I think there is somehow an inner voice in you which is directing or focussing your beliefs to an certain field, area, aspect or whatever. But I would not accept to take something for guaranteed when probably no absolute thing exists (or it might exist but we probably can't experience it yet). Furthermore, language as a communicating tool, limits you to express all your thoughts that you thought so far.
Actually, I really want to know everything for the sake to get absolute control/power of my life. But I guess, that I can't.
So, I think the best solution to become more independent is to become rich, because nearly everyone has somehow a psychological dependence on money, because it's seemingly promising you that you can buy everything that you desire. But even you have everything or assume that everyone has everything what then, and everything works 100% fine (this would be absolution)?
Or, you got to somehow trick the system which you live in, to let it work for you -- but that requires knowledge (= power).
Or is there an other solution?
So, to become rich you need to become an engineer or something. Physicist are don't earn much money like their colleagues -- the engineers. And I think the knowledge that an engineer gets is really enough to use the nature for yourself in an appropriate way.
You have a lot of MBAs nowadays, and someone told me, that they're not so required than engineers. Furthermore, MBAs likely won't receive enough power over nature -- imagine such a guy would beached like Crusoe, what then?
Notice that everything I wrote is based on my intuition and belief system which is, however, not my absolute belief, because I think that humans are dynamic beings (which means that you can't describe them with limited theories, models and concepts (even if I do it myself, because my brain would otherwise explode), if you consider/belief that infinity/the absolute can't be reached). And dependence is for some degree normal (like I have the desire to become powerful and wealthy).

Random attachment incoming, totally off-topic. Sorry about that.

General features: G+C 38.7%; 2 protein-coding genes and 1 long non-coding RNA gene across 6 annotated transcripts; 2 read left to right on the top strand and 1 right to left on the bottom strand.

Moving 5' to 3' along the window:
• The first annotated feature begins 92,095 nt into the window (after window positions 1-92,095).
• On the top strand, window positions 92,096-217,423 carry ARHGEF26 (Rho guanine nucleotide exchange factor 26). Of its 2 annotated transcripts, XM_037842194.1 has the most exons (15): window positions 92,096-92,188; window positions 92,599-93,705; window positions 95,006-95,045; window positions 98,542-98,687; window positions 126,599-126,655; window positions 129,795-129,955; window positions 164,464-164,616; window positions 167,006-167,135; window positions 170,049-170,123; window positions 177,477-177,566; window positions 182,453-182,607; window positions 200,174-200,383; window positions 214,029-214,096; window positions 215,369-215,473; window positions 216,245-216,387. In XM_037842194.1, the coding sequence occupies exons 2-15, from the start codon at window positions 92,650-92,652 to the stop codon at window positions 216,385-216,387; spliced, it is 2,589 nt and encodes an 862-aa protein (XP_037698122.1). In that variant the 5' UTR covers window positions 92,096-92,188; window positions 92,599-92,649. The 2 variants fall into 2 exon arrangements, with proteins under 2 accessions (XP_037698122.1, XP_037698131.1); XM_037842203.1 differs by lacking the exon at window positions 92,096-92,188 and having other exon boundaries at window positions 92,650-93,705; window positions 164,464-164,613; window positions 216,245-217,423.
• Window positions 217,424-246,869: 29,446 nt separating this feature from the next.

I come to a point: I can't approach to everything I want, I had to belief in something to move forward (e.g. the absolute is not reachable just approachable), and I should do something which makes me happy. But as I mentioned I need to find something for that goal, and there is no absolute happiness, so I got to find something that is appropriate for me.
Anthony Robbins and his NLP techniques may help.
twofish-quant, I think you're a physicist, tell me something about your subject/job? What can you do with such a knowledge? And if you're not, what can you do with the knowledge from your other subject/job?
Unfortunately, I am living not in America, which is the best place to become well educated (IMO). So, I got to decide what to study, because the post-educational system in my country is not flexible enough. America would be cool, due to the first 4 semesters in college are truly extracurricular studies, so you have no specialisation at first like in other countries (for example mine). And the college books are relatively easy to understand when you compare it with those from my country (in most cases: dull, boring, not intuitive enough etc.).
I have really no idea what to study, and how should I shape my life with my decisions, because I have no constant opinion. I know that I can't do nothing, so I try to partly generate my decisions with the opinions of others. I want to know what it's like to be in that position and so on. Hopefully, you can help me with that. Because humans tend to generalize (like me), therefore you need to get sophisticated in some degree to get appropriate decisions.
Thanks in advance! Next time, I stop with that philosophical stuff, because its not helping me really.
|Aug21-12, 10:06 AM||#5|
chiro, you're right. I realized that dependence for some degree is appropriate (after some philosophical excursions).
Can you tell me something about your career and how you manage your life with that?
|Aug21-12, 07:32 PM||#6|
I'm not sure what you mean about managing life, but I just do what I need to do one step at a time: I don't really have any special things I do.
I'm lucky that I live in a country where I have access to education (at a good price), clean water, a good health care system, and a high standard of living. I try to remind myself of that a lot especially when I see what is happening all over the world.
With regard to dependence I don't think about it too much. Again like I said before, the system we have allows to do incredible things that no old aristocracy ever allowed when most of the people were enslaved through illiteracy, inability to pursue their own endeavors, and denied most of the things we in some countries, take for granted today.
The only thing that holds it all together though is that people are willing to work with one another and that boils down to some sort of trust and willingness to co-operate. If this is lost then the environment will be a lot worse than the independent person, but it will be a lot better if when things are going worse around you, you at least have some sense of community where you still have people that operate with other like minded people in the way before the whole collapse.